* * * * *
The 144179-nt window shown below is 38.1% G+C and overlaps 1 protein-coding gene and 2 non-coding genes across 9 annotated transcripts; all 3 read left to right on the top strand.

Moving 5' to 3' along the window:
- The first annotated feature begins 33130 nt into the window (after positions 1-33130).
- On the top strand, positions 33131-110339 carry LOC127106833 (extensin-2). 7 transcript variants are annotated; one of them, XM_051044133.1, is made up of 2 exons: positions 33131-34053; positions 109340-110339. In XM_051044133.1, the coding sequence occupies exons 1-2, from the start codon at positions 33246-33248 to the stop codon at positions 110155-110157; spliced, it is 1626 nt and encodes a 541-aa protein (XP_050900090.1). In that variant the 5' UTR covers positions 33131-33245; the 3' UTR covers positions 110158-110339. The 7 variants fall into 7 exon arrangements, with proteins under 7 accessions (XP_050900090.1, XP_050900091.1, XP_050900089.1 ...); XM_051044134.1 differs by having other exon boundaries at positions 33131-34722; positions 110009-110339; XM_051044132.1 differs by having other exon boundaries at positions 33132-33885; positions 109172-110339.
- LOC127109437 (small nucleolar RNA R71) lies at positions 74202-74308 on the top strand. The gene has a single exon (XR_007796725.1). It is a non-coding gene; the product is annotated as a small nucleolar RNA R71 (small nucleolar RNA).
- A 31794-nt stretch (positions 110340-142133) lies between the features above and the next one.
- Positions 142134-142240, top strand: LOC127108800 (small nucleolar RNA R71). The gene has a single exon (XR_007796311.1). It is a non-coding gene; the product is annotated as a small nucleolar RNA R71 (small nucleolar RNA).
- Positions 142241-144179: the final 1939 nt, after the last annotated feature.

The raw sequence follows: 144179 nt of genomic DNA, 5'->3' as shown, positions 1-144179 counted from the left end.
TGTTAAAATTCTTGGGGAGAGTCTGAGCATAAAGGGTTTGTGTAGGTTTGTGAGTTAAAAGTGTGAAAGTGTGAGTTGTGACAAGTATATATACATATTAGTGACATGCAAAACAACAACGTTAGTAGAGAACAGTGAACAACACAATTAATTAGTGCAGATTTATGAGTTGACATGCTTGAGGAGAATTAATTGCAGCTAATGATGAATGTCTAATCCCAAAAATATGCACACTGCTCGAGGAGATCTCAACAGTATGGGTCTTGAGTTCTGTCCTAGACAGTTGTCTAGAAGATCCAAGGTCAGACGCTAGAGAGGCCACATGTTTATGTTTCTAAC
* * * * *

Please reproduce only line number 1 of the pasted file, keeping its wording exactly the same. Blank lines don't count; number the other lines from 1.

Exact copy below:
The 144179-nt window shown below is 38.1% G+C and overlaps 1 protein-coding gene and 2 non-coding genes across 9 annotated transcripts; all 3 read left to right on the top strand.